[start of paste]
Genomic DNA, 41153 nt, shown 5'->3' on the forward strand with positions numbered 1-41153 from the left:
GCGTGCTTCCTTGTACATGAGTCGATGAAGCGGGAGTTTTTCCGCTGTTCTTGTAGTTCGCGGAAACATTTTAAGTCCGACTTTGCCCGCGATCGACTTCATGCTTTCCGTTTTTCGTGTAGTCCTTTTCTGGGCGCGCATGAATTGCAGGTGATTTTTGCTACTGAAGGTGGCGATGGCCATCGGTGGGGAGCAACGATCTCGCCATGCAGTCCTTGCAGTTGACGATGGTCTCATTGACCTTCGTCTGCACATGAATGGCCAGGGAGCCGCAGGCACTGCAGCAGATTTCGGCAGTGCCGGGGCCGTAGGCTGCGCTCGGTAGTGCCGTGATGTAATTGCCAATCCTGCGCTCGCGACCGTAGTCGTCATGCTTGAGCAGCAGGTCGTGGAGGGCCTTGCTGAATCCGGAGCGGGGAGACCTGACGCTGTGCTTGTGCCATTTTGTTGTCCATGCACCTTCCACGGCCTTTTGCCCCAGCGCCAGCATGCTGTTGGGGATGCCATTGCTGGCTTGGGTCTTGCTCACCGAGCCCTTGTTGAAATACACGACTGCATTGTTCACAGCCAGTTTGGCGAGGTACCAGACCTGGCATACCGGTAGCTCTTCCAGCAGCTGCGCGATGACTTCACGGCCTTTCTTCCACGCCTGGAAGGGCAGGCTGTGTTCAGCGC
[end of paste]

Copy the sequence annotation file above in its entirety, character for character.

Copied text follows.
Genomic DNA, 41153 nt, shown 5'->3' on the forward strand with positions numbered 1-41153 from the left:
GCGTGCTTCCTTGTACATGAGTCGATGAAGCGGGAGTTTTTCCGCTGTTCTTGTAGTTCGCGGAAACATTTTAAGTCCGACTTTGCCCGCGATCGACTTCATGCTTTCCGTTTTTCGTGTAGTCCTTTTCTGGGCGCGCATGAATTGCAGGTGATTTTTGCTACTGAAGGTGGCGATGGCCATCGGTGGGGAGCAACGATCTCGCCATGCAGTCCTTGCAGTTGACGATGGTCTCATTGACCTTCGTCTGCACATGAATGGCCAGGGAGCCGCAGGCACTGCAGCAGATTTCGGCAGTGCCGGGGCCGTAGGCTGCGCTCGGTAGTGCCGTGATGTAATTGCCAATCCTGCGCTCGCGACCGTAGTCGTCATGCTTGAGCAGCAGGTCGTGGAGGGCCTTGCTGAATCCGGAGCGGGGAGACCTGACGCTGTGCTTGTGCCATTTTGTTGTCCATGCACCTTCCACGGCCTTTTGCCCCAGCGCCAGCATGCTGTTGGGGATGCCATTGCTGGCTTGGGTCTTGCTCACCGAGCCCTTGTTGAAATACACGACTGCATTGTTCACAGCCAGTTTGGCGAGGTACCAGACCTGGCATACCGGTAGCTCTTCCAGCAGCTGCGCGATGACTTCACGGCCTTTCTTCCACGCCTGGAAGGGCAGGCTGTGTTCAGCGC